Brian Gavagan was a 15-year-old, multi-sport athlete. So when he began feeling lethargic and was losing weight, his family took him to the doctor. After three or four visits, doctors were able to pinpoint what was happening. Brian had juvenile diabetes, even though there had been no family history of the disease.
"He was a healthy kid. He played sports. We didn't have diabetes in the family, so it wasn't something the doctors were looking for," said Great Falls resident Mimi Gavagan, Brian's mom. "It was a shock and a learning experience. We knew nothing about diabetes and didn't even know where to start."
For the past 10 years, spontaneity has not been a part of Brian's life. Having juvenile, or type 1, diabetes has meant Brian, now 25 and a college graduate living in Connecticut, has had to plan every meal, carry food and insulin every time he leaves his house, monitor his amount of exercise or stress levels and correlate his insulin shots to all the above.
"People without diabetes will automatically produce the correct amount of insulin needed to keep their blood sugar in balance. People with diabetes don't produce any insulin, so they must figure out the amount of insulin to take based on what they will be eating, as well as the amount of exercise and stress they will likely experience over the next several hours," Gavagan said, "After taking the insulin, if the amount of food eaten is more than planned, the blood-sugar level will be too high and this leads to complications such as heart and kidney disease and blindness. If the amount of food eaten is less than planned or if the person is under an unusual amount of stress, the blood sugar can drop too low and additional sugar must be eaten to prevent the onset of a coma or even death. So, it's a constant balancing act to try to keep the blood sugar in a somewhat normal range."
Even so, Gavagan said her son had a normal teen-ager life, albeit without sweets and sleeping late Saturday mornings because he would have to get up to take his insulin shot. He continued to play sports through high school and in recreational leagues in college.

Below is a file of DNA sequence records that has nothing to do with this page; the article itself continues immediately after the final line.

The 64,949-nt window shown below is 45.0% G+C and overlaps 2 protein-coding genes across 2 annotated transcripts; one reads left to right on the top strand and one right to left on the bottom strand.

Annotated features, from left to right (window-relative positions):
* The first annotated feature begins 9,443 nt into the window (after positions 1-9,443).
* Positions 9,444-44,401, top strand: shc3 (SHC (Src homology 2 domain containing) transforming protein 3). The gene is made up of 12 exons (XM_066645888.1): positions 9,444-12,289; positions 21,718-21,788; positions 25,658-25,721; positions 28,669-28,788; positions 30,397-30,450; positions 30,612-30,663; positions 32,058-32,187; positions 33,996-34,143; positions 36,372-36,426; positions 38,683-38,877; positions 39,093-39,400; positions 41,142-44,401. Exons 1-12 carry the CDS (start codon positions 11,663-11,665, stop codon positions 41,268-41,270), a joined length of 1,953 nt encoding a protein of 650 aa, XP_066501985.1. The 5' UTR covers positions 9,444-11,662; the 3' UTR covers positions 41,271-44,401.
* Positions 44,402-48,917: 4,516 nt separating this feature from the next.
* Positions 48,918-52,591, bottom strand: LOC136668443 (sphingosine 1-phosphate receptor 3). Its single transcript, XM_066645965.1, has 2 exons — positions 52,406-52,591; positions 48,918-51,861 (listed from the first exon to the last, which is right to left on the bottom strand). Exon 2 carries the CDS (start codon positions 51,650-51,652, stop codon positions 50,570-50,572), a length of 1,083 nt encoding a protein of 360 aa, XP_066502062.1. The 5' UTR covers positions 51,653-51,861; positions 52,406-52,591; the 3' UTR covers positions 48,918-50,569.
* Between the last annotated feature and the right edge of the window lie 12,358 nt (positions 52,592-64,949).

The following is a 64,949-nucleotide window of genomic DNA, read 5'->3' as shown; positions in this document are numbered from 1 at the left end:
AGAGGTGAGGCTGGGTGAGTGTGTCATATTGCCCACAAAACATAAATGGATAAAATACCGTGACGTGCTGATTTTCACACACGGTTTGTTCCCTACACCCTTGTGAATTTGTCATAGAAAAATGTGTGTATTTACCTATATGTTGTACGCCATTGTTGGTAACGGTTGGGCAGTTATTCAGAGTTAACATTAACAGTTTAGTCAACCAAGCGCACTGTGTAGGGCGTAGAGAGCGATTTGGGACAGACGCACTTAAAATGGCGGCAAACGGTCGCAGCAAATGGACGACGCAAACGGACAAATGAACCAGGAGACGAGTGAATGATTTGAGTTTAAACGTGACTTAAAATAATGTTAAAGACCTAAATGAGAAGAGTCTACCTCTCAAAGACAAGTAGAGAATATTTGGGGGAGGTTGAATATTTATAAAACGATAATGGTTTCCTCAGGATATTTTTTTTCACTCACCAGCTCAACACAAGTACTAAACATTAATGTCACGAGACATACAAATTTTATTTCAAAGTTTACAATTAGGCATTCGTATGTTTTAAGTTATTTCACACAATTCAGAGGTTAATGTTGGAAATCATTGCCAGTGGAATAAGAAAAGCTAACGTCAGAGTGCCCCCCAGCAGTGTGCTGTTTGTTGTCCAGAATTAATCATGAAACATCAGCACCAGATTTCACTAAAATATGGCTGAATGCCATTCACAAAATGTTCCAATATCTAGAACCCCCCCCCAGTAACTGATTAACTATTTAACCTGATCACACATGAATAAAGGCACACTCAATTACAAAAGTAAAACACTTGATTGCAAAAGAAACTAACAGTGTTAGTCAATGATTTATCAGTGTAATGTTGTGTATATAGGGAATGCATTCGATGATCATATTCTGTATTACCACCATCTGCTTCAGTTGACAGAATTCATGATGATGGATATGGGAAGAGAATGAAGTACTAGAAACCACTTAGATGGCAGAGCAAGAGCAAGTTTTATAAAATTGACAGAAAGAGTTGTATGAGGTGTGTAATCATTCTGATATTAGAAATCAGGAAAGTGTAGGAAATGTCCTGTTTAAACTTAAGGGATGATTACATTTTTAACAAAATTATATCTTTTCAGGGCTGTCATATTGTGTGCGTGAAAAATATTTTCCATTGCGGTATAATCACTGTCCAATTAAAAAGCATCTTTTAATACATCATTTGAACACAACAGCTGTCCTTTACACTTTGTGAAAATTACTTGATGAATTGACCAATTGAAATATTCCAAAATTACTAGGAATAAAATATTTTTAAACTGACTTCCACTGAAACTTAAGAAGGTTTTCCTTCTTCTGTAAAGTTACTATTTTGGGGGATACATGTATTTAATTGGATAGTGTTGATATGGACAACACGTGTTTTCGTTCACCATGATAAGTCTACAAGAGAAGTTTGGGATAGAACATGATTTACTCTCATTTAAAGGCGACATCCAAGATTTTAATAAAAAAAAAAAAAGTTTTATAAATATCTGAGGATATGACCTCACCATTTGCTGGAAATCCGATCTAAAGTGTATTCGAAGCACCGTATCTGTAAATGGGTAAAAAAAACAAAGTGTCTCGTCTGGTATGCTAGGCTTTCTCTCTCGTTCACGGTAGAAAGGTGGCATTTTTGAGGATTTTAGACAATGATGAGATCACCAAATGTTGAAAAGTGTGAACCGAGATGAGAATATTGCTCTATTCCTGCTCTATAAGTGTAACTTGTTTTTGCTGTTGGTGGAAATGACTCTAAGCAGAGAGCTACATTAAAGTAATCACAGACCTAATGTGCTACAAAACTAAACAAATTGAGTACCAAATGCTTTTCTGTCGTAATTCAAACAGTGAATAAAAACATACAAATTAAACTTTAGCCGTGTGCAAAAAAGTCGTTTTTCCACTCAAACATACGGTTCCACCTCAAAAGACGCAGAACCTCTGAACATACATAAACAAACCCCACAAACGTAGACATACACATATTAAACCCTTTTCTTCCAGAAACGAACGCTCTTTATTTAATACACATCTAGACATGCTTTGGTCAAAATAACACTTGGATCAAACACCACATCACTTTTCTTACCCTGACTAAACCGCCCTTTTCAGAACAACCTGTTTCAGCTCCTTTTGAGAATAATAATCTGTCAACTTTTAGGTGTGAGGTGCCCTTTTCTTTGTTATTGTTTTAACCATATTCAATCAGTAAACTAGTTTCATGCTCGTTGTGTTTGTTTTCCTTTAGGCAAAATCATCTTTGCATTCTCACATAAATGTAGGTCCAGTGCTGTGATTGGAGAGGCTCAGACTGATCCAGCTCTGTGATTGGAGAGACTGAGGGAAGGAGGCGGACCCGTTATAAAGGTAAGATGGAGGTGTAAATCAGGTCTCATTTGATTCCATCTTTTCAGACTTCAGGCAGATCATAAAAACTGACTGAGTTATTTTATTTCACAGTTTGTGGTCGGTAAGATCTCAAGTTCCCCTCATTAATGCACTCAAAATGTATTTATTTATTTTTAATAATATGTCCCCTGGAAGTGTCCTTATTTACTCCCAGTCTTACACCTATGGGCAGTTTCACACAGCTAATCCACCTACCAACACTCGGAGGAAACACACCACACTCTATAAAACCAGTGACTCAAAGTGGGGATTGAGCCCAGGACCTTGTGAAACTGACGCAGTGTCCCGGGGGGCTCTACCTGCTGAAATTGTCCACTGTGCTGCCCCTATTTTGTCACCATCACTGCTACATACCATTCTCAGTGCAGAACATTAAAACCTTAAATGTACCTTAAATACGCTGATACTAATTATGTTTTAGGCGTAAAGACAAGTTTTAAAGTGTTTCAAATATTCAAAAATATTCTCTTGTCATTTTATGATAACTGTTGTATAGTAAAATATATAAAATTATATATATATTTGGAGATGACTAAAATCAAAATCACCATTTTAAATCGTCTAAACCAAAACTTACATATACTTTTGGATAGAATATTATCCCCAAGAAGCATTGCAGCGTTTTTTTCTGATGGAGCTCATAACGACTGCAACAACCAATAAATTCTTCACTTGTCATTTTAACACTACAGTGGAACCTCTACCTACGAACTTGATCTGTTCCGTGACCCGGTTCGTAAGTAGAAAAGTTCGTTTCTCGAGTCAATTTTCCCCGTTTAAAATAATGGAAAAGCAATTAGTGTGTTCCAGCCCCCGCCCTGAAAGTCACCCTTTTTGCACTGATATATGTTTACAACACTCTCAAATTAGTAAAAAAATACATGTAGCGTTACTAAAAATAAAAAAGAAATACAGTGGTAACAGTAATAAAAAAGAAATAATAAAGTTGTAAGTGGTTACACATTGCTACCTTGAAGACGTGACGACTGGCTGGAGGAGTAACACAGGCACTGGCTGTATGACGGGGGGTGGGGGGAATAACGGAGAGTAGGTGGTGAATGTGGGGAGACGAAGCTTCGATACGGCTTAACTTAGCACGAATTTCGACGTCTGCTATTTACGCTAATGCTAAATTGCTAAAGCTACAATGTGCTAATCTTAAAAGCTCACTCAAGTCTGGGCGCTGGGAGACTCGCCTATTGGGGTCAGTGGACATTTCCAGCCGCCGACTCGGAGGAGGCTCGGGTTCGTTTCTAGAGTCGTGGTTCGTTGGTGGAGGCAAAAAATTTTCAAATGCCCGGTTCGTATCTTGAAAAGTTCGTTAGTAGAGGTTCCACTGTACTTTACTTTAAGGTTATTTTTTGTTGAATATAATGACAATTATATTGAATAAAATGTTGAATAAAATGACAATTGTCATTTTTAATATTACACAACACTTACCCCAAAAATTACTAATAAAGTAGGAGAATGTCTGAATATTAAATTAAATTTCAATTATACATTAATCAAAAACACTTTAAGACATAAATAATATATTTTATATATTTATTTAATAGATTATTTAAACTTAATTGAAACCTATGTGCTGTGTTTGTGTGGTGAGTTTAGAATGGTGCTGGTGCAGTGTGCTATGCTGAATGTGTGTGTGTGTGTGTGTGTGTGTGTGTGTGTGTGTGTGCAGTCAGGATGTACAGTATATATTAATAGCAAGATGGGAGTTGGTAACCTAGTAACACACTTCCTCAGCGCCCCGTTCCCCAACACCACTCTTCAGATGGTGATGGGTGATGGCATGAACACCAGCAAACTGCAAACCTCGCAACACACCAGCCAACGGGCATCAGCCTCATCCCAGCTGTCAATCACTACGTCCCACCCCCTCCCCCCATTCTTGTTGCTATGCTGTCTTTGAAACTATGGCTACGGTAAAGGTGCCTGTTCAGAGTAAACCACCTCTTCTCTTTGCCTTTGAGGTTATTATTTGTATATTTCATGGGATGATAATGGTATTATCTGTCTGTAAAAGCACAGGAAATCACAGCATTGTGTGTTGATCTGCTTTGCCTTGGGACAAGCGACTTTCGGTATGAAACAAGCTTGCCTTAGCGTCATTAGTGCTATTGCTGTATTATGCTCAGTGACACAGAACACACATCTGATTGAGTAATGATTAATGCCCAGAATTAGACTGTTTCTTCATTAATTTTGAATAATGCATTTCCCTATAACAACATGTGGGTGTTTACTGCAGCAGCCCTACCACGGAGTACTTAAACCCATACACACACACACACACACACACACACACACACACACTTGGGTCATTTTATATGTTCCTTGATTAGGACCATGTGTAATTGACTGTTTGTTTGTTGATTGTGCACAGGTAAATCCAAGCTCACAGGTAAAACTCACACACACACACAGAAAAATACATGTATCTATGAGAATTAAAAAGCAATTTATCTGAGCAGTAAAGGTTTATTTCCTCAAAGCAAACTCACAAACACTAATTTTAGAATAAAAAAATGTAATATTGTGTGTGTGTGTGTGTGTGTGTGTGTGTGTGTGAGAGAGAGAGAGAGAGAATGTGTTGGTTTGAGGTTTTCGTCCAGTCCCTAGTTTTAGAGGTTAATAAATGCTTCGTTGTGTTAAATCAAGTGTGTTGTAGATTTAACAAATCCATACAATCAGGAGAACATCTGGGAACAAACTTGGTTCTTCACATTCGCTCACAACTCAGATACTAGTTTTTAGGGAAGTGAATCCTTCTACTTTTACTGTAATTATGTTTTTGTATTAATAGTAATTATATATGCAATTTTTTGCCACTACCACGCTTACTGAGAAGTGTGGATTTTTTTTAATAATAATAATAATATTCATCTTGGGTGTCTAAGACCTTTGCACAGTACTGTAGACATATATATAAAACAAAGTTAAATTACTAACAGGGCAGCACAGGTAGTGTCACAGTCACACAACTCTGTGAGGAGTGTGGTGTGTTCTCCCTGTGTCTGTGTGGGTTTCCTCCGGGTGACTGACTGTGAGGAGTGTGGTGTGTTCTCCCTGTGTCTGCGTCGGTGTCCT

"He never felt sorry for himself and never said, 'Why me?'" Gavagan said.
TYPE 1 DIABETES, more commonly known as juvenile diabetes, is a chronic condition in which the pancreas doesn't make enough insulin, therefore the body cannot use blood glucose, or sugar, effectively for energy. According to MedicineNet.com, Type 1 diabetes tends to occur in childhood, adolescence or early adulthood, but can appear at any age. Type 1 diabetes requires the injection of insulin, as well as a diet plan, daily exercise and blood-glucose testing several time a day. Symptoms can include great thirst, hunger, a need to urinate often and the loss of weight. More than one million Americans have type 1 diabetes and at present there is no cure for juvenile diabetes.
By contrast, Type 2, or adult-onset, diabetes does not require insulin injections and can be treated with diet, exercise and if needed oral drugs. Both can cause complications, some of which can be fatal.
"Diabetes can be controlled with insulin injections, but that person is not cured. There are many complications from diabetes," Gavagan said. "If we could wipe out diabetes, we could wipe out the complications."
Among the complications are kidney failure, blindness, nerve damage, amputations, heart attack and stroke.
When Brian was diagnosed, the Gavagan family received information and support from the Juvenile Diabetes Research Foundation, which since 1970 when it was founded by parents of children with juvenile diabetes, has awarded more than $600 million to diabetes research, including $115 million in FY 2001.
The Gavagan family has since become active volunteers of the foundation with husband George Gavagan, at times serving on the board, and Mimi Gavagan co-chairing various fund-raising events, including this year's gala.
THE FOUNDATION'S Capitol Chapter is bringing back the "A Night of Hope" gala, to be held at the Four Seasons in Georgetown Nov. 1. The inaugural gala last year raised more than $500,000. The gala's theme is, "A Taste of Canada" in recognition of Dr. James Shapiro's "Edmonton Protocol" project at the University of Alberta in Canada, which has seen success by transplanting insulin-producing islets into diabetic patients.
"There are about 70 people who seem to have been cured of type 1 diabetes with the Edmonton Protocol, but they have to go on steroids," said Pam Gatz, executive director of the Capitol Chapter. "I've talked to many people who have said they would rather take steroids then doing the blood-glucose testing and insulin shots several times a day."
Gatz said the Edmonton Protocol is only one of the many research projects the foundation supports. She said the organization provides more money for diabetes research, second only to the United States government, than any other organization internationally.
"There is no rhyme or reason when or why someone gets diabetes," said Gatz. "It's controllable, but the person's life-expectancy shortens by 20 years. Unfortunately when you have it, you have it for life. It's not a good disease."